By EMILY C. SCHEPPEGRELL, Times of India
A block with an unusual acronym has gained popularity in the United Nations Development Programme throughout today’s debate. This block, including South Africa, China, Japan, Korea, Antigua Barbuda, the Russian Federation, and more is based upon the creation of a program called The Office for Responsible Governance in Health, Aid, Security, and Mitigation, or ORGAN for short. “ORGAN seeks a public, private, secure partnership towards both bridging a gap that is becoming very prominent between developed and developing countries,” a sponsor stated before the committee. ORGAN plans to work with organizations like the World Health Organization to create a system that is more inclusive and tolerant. ORGAN wishes to respect sovereignty of individual nations while also saving lives and furthering safety globally. “We are a sub-agency of the UNDP responsible for coordinating public, private health sector research,” another advocate explained.
ORGAN, if enacted, plans to submit a yearly report on the current state of health to administrators. Additionally, ORGAN is creating a pool in which voluntary nations would contribute money to a fund that would go towards alleviating medical emergencies. The nations in charge of contributing would be volunteers; no one would be required to donate to the fund. ORGAN looks to solve a variety of issues, including environmental regulation. ORGAN has specific ideas to look into carbon tax schemes and work to further environmental advancements. Another issue ORGAN covers is food and nutrition security. Participating nations encourage focusing on food supply chains to identify contaminated products and ensure health and safety in consumers.
Other than gaining support from delegates in the committee, ORGAN has also gained the tentative support of the International Red Cross non-governmental organization. Yusuf Bulbulia, representative of the Red Cross, stated, “We’ve decided to provide resources to signatories and help with transportation of medication.” These resources include on-the-ground work, like volunteers, products, and other resources depending on the specific pandemic in a certain area.
ORGAN competes with at least three other blocks in UNDP, like RISE (Responsibilites, Incentive, Support, and Empowerment), The Council, and D2D (Developed to Developing). Despite the competition, ORGAN has finagled a large, vocal support from the committee, perhaps because of the humorous acronym. The delegation from Korea stated, followed by chuckles in the room, “The only way we can solve this problem is by coming together.”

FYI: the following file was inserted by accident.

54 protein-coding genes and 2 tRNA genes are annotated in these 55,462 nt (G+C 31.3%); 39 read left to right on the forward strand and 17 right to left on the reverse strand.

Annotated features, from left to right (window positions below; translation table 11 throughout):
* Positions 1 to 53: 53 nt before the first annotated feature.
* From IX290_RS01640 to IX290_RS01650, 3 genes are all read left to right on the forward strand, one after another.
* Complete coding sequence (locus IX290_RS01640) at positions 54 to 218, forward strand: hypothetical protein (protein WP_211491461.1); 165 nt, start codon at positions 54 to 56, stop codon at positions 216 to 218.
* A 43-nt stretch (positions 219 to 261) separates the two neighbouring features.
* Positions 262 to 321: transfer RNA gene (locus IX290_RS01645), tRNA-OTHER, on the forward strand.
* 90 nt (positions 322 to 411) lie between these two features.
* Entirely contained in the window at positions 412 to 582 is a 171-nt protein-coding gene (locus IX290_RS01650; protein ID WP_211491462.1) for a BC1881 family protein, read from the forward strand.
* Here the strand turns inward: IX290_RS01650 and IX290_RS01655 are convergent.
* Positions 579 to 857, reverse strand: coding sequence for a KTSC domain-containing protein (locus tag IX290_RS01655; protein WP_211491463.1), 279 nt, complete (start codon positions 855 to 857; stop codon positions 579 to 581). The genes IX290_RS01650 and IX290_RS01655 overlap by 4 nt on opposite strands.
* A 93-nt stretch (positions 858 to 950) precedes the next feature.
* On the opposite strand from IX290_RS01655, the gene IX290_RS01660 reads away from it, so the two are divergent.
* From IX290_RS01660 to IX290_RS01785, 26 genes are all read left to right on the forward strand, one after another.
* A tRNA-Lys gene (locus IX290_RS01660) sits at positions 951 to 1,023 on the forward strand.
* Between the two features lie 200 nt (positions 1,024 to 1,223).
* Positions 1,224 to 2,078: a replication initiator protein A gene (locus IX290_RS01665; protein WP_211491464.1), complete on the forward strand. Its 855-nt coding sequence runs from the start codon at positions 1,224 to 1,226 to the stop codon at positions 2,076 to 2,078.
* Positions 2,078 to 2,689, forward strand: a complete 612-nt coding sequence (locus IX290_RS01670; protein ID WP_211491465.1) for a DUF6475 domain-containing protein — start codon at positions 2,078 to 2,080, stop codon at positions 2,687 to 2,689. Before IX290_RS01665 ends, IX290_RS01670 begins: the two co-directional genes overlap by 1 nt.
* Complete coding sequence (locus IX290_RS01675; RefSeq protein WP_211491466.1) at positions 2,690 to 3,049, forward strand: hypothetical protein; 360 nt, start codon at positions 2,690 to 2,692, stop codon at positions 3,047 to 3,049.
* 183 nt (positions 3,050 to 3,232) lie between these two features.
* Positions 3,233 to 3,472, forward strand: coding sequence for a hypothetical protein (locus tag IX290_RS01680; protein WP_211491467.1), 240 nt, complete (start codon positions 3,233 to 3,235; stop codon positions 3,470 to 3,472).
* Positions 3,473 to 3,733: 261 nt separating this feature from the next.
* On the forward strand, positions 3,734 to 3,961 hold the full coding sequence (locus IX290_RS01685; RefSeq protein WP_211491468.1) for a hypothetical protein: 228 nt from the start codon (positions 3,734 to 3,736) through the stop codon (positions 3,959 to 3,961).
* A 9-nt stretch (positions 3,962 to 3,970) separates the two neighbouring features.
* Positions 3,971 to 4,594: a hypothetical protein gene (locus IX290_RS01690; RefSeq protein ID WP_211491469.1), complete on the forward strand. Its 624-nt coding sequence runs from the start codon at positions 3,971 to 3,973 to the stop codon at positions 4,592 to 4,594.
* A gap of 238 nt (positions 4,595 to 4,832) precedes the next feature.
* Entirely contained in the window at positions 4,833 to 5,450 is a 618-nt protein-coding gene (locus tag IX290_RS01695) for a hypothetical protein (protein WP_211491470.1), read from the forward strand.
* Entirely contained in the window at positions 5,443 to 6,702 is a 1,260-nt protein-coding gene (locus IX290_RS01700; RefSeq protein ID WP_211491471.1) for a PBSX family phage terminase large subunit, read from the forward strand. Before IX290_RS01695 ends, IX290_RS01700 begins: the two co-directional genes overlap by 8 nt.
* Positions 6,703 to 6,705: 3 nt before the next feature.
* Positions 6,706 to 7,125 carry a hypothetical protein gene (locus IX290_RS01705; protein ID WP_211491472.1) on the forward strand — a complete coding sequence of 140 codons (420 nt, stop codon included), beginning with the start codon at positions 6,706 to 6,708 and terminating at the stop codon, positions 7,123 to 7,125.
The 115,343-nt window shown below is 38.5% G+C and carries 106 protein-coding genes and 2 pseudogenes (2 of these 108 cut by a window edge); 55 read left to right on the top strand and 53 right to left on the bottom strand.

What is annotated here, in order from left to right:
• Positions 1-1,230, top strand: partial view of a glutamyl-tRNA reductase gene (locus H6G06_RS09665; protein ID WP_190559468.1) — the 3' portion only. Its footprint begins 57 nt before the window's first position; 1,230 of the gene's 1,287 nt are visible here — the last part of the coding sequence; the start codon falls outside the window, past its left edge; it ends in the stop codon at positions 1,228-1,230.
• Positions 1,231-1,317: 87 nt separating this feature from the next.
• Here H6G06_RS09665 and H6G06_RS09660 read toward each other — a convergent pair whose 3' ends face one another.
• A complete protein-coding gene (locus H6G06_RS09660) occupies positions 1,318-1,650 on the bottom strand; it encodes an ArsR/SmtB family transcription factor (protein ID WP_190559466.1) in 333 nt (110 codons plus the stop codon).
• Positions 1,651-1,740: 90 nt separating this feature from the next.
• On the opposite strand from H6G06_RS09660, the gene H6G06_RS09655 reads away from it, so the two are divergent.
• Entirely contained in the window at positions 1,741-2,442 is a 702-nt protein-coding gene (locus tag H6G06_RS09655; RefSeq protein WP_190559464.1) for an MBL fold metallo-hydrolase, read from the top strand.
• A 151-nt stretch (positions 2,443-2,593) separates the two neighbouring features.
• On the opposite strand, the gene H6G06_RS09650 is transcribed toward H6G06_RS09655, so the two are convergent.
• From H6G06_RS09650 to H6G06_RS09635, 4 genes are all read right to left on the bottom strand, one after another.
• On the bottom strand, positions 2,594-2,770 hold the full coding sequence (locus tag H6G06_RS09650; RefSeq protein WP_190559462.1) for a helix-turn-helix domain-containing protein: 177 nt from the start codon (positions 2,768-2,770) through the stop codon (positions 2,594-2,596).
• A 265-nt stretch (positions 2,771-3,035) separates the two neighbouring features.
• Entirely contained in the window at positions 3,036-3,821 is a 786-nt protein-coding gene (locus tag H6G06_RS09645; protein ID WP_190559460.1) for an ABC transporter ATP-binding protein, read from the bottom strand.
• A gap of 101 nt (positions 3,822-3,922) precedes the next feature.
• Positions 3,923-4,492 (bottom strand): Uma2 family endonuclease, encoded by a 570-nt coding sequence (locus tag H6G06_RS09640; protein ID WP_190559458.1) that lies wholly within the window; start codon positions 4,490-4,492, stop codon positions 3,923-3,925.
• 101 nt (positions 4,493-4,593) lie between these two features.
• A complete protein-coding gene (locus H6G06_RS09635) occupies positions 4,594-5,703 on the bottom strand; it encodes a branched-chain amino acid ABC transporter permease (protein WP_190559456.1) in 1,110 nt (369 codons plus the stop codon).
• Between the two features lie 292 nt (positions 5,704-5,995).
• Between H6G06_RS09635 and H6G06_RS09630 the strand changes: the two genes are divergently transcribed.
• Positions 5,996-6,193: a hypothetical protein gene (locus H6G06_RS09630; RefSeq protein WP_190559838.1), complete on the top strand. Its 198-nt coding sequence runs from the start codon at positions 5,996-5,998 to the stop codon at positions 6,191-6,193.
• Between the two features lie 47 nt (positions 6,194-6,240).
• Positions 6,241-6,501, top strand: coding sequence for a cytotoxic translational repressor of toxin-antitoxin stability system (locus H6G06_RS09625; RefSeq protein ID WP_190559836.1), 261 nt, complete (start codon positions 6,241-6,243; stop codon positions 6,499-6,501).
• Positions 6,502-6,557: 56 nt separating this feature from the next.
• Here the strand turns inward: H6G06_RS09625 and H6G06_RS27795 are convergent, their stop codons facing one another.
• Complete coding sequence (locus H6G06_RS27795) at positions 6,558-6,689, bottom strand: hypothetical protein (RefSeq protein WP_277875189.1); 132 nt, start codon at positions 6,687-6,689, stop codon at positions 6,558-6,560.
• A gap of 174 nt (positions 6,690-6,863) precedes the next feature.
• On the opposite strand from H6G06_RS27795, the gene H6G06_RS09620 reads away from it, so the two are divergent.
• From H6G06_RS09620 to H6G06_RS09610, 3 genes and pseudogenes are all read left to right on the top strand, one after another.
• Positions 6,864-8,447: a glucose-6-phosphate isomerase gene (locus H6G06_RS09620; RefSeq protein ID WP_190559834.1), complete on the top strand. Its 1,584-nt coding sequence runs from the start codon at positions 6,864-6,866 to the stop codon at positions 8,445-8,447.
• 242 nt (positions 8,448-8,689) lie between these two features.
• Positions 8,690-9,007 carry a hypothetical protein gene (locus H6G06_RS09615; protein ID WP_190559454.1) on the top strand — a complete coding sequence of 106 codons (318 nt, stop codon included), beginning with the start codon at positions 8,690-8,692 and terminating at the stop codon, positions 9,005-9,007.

BY SILVANA RODRIGUEZ, The Boston Globe
During the fourth session of the Social, Humanitarian and Cultural Committee in the Harvard National Model United Nations two big blocks, the JPITE leaded by Uganda and the IGI block leaded by France and the United States are working on a merge of their proposals.
This would mean connecting two of the most powerful countries with another perspective from Uganda, the leadership shown by its delegates gives us hope that a fair resolution will come out.
The education aspect was clearly developed with a specific plan for each sector
“With private education we are looking at voucher systems and empowering students to choose their own schools to encourage the competence for the best lingual education. And in the public-sector we are getting sure that everyone gets a policy tailored to their own country, making sure we are taking the best solutions from what has worked in different countries and what could best suit them depending on their own situations.” declared the delegate from France.
The Boston Globe asked France about the minority integration index, but the delegate didn’t seem to recognize a proposal that has been put in their own draft resolution, it got the Boston Globe a feeling of powerful countries to not respecting nor taking as much into consideration the ideas that blocks with developing countries are creating.
On the standardization of languages, the new block is holding translators to an international standard, creating regional offices to encourage the best practices for translators and giving them a level of respect. Also the translations on the courts will be updated and improved because as said by the delegate of France “understanding your trial is one of the building blocks of being in a democracy.”
Anyway, the feeling we get of this merge is that the aspects seem really connected, with a special focus on education for public help and getting diverse points of view. With a precise regulation, it will be a prosperous work.